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Rand Paul’s unpredictable streak (and why it matters)

Sen. Rand Paul (R-Ky.) is not an easy politician to read. And that would make him a pretty dangerous candidate for opponents if he runs for president in 2016.

Consider Paul's recent moves in the Senate:

* He was one of four Republicans to vote FOR Chuck Hagel's confirmation as defense secretary after voting AGAINST the motion to invoke cloture on the very same nomination. Paul spokeswoman Moira Bagley explained that while the senator agreed that there were questions about Hagel that needed to be answered, the president should be afforded some "leeway" when it comes to his nominees.

* Today Paul launched the Senate's first talking filibuster since 2010, opposing John Brennan, the president's nominee to be CIA director. “I will speak until I can no longer speak,” said Paul, who strongly opposes the nomination of Brennan and the Obama administration’s use of unmanned aerial drones. Brennan's nomination has not stirred nearly as much controversy as Hagel's did. The Senate Intelligence Committee cleared Brennan by a 12-3 margin on Tuesday, and all indications were that he was well on his path to being cleared by the full Senate.

So what do Paul's moves suggest? For one thing, he marches to the beat of his own drum in the Republican Party. Now, that's not wholly a new observation, considering the Paul's libertarian brand of conservatism and the issues over which he has found himself at odds with members of his own party during his time in the Senate.

But as Paul is mentioned with increasing seriousness as a potential 2016 presidential candidate, his unpredictability makes him a difficult candidate to read in the context of the potential GOP field, which includes the likes of Louisiana Gov. Bobby Jindal, Sen. Marco Rubio (R-Fla.), Rep. Paul Ryan (R-Wis.), New Jersey Gov. Christie, and former Florida governor Jeb Bush.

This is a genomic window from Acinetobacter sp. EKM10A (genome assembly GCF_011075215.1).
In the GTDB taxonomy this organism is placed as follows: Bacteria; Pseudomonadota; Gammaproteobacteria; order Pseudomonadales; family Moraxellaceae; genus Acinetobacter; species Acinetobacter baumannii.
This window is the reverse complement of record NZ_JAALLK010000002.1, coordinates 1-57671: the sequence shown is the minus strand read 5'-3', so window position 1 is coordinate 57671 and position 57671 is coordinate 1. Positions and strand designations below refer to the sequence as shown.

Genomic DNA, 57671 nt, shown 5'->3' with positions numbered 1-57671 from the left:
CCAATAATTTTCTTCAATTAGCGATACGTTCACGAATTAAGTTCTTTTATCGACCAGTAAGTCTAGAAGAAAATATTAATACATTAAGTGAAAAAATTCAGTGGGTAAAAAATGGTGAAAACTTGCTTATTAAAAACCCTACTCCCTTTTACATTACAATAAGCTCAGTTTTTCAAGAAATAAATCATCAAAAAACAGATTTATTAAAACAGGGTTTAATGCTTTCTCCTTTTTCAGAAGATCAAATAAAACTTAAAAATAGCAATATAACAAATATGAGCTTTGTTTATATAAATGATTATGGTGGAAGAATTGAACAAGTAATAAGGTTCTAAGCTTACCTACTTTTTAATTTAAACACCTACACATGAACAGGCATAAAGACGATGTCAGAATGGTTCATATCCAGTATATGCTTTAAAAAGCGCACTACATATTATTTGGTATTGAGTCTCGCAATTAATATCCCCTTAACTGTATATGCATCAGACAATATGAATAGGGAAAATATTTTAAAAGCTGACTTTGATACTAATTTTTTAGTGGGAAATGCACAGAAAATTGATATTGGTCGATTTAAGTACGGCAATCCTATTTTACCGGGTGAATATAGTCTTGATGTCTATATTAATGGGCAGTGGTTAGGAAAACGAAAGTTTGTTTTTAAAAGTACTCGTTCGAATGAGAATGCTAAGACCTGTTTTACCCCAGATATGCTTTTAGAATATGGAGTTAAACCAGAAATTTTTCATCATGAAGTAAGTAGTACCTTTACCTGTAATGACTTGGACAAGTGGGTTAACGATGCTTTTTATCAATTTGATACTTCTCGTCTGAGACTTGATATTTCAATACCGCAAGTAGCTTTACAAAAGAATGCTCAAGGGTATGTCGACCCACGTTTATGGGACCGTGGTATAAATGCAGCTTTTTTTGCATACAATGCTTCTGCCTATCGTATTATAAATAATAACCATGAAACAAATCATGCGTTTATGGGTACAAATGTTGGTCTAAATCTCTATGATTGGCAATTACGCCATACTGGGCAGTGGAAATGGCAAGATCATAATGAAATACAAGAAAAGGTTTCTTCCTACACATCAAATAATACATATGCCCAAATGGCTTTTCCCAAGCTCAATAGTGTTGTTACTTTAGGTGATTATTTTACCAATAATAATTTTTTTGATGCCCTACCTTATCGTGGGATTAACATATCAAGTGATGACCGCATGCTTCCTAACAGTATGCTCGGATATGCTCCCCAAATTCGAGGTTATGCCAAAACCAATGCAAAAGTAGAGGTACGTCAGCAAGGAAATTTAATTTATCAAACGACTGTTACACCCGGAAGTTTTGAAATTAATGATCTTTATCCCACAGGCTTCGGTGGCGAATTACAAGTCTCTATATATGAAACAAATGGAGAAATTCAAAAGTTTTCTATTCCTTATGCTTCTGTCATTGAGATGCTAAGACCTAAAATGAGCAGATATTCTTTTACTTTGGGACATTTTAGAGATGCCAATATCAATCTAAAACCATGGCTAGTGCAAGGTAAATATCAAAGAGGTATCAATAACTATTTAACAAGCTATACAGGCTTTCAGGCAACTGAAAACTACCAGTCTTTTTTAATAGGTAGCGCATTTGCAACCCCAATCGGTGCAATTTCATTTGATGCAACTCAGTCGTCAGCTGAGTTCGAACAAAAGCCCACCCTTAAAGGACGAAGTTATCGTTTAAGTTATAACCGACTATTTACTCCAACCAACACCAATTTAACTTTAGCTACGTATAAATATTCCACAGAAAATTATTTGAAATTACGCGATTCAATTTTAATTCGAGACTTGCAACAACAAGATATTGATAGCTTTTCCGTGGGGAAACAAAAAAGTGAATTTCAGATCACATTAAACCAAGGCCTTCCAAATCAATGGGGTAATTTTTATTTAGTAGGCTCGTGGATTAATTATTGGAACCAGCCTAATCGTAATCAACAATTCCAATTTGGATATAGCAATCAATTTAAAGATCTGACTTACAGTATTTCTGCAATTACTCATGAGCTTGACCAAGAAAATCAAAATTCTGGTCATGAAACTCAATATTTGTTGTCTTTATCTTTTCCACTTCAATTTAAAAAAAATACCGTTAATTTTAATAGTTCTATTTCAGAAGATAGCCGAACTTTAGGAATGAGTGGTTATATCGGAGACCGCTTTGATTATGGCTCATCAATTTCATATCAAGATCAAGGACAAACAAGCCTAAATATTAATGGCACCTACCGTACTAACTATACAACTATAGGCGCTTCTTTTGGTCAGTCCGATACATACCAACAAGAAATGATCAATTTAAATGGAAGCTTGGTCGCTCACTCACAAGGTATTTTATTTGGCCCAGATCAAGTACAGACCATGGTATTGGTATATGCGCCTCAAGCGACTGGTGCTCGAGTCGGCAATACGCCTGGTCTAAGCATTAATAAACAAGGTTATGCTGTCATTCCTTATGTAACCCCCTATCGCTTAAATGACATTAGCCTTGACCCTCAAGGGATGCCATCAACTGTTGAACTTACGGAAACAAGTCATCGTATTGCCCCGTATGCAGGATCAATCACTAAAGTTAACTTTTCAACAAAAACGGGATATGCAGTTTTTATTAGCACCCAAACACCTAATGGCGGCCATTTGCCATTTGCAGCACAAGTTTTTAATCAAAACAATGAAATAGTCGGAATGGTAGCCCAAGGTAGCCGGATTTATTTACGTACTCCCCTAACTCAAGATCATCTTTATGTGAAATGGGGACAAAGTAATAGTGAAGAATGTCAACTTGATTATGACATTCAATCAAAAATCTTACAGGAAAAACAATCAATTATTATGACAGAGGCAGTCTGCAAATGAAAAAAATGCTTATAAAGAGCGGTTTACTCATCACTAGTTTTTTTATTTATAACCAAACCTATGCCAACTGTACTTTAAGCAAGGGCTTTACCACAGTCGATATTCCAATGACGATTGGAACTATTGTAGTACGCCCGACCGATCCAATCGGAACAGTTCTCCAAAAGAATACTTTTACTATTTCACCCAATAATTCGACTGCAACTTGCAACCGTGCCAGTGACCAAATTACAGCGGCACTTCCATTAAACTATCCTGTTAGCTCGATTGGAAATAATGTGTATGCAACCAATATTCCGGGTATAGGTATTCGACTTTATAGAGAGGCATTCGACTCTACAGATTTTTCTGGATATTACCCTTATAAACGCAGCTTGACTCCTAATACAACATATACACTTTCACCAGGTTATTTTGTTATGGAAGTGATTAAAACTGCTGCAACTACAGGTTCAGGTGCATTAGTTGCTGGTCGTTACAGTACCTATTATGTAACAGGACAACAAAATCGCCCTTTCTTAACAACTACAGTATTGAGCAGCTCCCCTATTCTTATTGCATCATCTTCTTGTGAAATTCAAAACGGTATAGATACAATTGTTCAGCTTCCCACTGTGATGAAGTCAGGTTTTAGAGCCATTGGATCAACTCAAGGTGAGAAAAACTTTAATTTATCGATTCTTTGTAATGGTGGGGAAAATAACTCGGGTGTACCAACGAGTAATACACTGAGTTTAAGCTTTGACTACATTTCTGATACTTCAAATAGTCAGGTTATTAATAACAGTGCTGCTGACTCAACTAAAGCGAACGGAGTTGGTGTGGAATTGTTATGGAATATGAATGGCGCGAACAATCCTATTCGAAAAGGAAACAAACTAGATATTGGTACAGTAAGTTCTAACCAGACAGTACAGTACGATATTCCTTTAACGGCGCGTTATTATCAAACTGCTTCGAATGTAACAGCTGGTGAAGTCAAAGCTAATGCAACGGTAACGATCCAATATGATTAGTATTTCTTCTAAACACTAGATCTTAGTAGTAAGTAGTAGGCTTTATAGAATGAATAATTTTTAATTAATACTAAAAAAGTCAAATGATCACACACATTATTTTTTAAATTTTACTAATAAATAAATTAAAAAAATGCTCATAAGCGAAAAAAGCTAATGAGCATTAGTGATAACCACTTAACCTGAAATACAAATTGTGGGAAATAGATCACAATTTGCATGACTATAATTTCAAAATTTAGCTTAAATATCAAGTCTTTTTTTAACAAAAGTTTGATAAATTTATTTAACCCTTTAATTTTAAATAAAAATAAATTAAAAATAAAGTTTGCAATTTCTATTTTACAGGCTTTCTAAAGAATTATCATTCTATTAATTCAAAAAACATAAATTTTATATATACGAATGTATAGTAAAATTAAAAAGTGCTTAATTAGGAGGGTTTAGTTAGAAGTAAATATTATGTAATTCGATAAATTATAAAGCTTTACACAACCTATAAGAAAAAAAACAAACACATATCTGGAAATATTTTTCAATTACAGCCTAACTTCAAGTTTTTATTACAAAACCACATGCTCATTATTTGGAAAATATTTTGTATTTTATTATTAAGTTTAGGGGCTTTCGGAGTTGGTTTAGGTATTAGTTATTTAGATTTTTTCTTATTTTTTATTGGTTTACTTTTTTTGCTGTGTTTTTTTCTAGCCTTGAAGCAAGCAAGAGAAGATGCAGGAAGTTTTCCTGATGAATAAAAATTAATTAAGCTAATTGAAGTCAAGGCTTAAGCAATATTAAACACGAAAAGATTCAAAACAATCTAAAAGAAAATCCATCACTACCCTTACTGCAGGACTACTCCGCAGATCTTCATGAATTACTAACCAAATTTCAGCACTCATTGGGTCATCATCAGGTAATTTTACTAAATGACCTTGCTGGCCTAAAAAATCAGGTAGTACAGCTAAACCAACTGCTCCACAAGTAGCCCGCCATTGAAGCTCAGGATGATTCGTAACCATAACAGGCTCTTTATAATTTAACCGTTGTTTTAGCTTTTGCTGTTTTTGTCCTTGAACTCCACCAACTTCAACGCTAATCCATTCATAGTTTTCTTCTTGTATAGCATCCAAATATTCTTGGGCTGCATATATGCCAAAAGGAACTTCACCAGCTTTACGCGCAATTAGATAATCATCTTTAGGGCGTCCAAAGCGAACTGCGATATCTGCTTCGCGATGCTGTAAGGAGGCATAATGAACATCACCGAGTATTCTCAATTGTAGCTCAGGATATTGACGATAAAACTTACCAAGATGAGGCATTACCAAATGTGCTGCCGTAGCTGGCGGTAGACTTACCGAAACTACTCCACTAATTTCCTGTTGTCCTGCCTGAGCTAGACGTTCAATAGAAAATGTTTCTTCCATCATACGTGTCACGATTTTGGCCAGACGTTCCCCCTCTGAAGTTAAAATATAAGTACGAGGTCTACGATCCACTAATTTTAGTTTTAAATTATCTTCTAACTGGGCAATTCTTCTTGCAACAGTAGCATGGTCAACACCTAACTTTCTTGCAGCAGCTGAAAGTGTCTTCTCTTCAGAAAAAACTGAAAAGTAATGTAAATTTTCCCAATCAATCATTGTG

And difficult to read translates to dangerous for his potential opponents. Yes, Paul has long opposed the administration's drone program and criticized its lack of transparency. But it wasn't clear that he was ready to elevate that opposition with a talking filibuster until today. He opposed Hagel, which means it certainly wasn't clear that he would ultimately vote for him.

In other words, anticipating Paul's next move is next to impossible. And in a presidential campaign, that could mean headaches for the opposition. Half the battle in politics is anticipating what your opponent is going to do and how to hit back against it. The first part of that task looks to be a tall order when it comes to Paul.

Paul is also signaling that he is more than willing to champion the issues he cares about  even if he has to go it alone -- literally.

Paul's strategy is not without risk. There are some who will cast him as erratic or outside the mainstream on certain issues. And his outsized focus on something like the drone program, which hasn't generated widespread opposition among most Americans, may leave some scratching their heads. But it's not something his supporters see as detrimental.

"I think certain things rise above party politics. Certain things rise above partisanship," Paul said on the Senate floor today, explaining his filibuster.

On a snowy day with the federal government mostly shuttered, Paul has seized attention with an unorthodox move. It's probably safe to say it isn't the last time he will spring a surprise.

Sean Sullivan has covered national politics for The Washington Post since 2012.

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